Warmer years also typically present us with fruit containing lower acidity. If acid additions are to be performed it is important to measure a few different components of acidity. The typical measurements of acidity are pH and titratable acidity (TA). These two measurements are not interchangeable and provide different information about acidity. pH is a measure of acid strength (hydrogen ions concentration) while TA is a measure of titratable groups. Often we consider pH a parameter for microbial stability and SO2 effectiveness while TA is often related more to taste. The pH and TA of your juice/grapes will be impacted primarily by the concentrations of tartaric and malic acid. These acids have different strengths and so a different ratio of these acids will impact both pH and TA independently. For example, you can have two juices with very similar TAs but quite different pH values if their tartaric and malic acid concentrations differ. pH is also impacted by the buffering capacity of the juice/must. The major component of grapes that impacts buffering capacity is potassium. Grapes with high potassium concentrations can be resistant to pH change from acid additions because of this buffering capacity. For example, you may make an acid addition to a set TA level but not see the expected decrease in pH if the juice/must contains high amounts of potassium. Bench-top trials for acid adjustments are recommended so that you can an accurately determine how much acid will be needed to achieve a certain pH and what the resulting TA will be. Knowing your malic acid concentration can also impact pre-fermentation acid additions. Malic acid will be converted to lactic acid during malolactic fermentation (MLF) and so this needs to be considered when making pre-fermentation acid additions. If your juice/must is high in malic acid then a larger pre-fermentation acid addition may be required than your juice/must TA values would initially indicate. On the other hand, if your juice/must contains very little malic acid (as is typically the case in warmer seasons) then your TA values pre-fermentation will be a little more predictive of what the wines TA will be post-MLF.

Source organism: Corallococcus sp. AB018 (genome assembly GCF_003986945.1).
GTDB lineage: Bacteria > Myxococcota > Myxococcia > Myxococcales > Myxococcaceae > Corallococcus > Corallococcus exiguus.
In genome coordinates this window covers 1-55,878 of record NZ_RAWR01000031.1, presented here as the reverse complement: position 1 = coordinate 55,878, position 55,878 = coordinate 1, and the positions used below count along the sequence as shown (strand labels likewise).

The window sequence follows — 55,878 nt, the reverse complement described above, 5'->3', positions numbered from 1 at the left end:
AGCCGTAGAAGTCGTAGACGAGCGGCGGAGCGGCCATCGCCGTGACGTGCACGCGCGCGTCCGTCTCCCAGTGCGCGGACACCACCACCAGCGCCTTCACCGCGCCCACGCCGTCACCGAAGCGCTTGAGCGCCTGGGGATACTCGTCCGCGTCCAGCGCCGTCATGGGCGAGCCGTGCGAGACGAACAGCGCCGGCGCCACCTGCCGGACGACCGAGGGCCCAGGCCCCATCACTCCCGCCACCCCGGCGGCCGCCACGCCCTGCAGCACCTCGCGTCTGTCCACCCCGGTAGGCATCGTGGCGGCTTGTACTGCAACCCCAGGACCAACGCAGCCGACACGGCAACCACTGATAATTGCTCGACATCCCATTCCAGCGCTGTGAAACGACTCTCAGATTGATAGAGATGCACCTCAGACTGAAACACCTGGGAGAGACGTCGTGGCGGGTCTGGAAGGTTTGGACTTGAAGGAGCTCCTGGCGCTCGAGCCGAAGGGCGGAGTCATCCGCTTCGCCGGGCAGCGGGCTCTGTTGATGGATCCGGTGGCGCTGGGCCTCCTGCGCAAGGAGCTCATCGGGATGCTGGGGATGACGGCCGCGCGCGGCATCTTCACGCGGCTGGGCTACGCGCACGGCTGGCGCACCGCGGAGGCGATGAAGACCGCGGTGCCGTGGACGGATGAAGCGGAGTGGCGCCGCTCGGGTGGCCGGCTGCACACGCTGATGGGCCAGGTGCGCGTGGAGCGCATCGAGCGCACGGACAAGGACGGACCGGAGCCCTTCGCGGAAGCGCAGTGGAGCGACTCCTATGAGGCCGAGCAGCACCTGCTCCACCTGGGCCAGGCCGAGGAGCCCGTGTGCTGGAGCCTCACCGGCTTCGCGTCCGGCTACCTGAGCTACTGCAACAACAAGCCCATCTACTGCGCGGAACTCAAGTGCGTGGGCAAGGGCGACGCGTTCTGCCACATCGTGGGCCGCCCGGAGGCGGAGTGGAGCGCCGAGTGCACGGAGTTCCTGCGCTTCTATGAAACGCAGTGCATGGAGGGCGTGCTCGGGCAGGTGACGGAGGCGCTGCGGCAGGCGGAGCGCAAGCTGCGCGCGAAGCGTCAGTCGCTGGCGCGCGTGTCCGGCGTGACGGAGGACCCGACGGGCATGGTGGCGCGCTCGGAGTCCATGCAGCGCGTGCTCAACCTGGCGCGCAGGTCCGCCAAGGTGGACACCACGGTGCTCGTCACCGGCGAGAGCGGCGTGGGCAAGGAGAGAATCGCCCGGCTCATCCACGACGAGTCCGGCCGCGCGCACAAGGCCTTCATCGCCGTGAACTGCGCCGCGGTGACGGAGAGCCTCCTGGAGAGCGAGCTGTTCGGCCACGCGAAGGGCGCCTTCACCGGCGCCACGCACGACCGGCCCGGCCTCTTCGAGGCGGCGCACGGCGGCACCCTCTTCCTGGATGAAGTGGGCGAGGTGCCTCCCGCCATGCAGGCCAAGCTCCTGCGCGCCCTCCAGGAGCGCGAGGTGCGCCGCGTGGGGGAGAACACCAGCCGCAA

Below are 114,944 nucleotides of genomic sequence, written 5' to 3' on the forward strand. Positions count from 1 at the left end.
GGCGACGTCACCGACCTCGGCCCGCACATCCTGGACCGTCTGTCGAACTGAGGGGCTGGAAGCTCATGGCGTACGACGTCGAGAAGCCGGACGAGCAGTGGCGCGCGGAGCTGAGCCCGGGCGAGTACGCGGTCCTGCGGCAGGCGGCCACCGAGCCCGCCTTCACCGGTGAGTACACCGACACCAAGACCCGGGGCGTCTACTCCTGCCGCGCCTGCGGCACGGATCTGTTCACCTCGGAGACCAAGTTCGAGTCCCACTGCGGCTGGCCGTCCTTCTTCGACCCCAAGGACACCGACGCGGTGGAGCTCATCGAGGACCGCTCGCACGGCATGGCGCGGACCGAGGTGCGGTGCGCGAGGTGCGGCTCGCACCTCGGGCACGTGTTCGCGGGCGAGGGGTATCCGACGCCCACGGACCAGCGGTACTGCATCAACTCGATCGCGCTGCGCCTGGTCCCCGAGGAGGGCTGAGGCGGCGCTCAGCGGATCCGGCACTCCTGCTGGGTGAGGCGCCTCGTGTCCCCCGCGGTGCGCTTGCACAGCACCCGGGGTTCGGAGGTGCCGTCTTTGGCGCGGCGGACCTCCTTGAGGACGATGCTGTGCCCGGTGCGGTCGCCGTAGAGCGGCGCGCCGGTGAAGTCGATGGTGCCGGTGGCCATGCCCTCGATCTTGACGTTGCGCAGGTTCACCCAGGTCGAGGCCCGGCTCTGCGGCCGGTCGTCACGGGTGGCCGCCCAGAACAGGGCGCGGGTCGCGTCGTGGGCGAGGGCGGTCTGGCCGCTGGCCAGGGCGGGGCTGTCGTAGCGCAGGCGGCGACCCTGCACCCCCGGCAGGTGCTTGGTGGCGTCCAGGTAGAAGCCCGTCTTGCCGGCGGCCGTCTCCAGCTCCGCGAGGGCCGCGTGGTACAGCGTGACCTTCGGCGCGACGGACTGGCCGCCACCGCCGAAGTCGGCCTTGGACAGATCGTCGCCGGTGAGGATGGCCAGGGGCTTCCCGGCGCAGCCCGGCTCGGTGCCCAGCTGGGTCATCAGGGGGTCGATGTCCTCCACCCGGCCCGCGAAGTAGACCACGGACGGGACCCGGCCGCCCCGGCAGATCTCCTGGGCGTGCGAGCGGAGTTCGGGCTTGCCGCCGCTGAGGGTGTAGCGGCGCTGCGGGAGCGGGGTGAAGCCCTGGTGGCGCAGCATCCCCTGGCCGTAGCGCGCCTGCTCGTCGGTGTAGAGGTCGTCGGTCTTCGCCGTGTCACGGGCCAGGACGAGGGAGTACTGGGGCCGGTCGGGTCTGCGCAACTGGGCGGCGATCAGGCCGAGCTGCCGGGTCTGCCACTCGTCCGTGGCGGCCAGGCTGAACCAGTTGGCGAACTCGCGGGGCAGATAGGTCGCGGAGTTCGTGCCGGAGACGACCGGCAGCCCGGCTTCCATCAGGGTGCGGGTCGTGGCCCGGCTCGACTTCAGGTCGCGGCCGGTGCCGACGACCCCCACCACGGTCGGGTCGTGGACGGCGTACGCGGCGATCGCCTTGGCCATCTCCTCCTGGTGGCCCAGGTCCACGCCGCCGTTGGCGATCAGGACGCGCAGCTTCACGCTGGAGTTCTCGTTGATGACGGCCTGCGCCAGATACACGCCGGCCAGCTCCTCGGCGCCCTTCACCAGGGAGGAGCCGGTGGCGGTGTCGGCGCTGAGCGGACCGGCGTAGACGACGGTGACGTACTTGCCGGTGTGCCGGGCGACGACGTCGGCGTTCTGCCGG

One additional note when it comes to calculating pre-fermentation adjustments (YAN and acid). When taking grape and juice samples for analysis, the more closely these samples represent the grape/juice in the tank the better. When assessing red grapes I would recommend taking the grape samples and crushing them by hand in a zip lock bag and letting the juice soak on the skins for a few hours (in the fridge). This will give you a more accurate pH value because the grape skins contain a significant amount of potassium that will soak out during this time. If you analyze the juice immediately after crushing the grapes then you will not account for this potassium. Grape skins also contain some YAN and so soaking the grapes will give a better estimation of the YAN content of the grapes.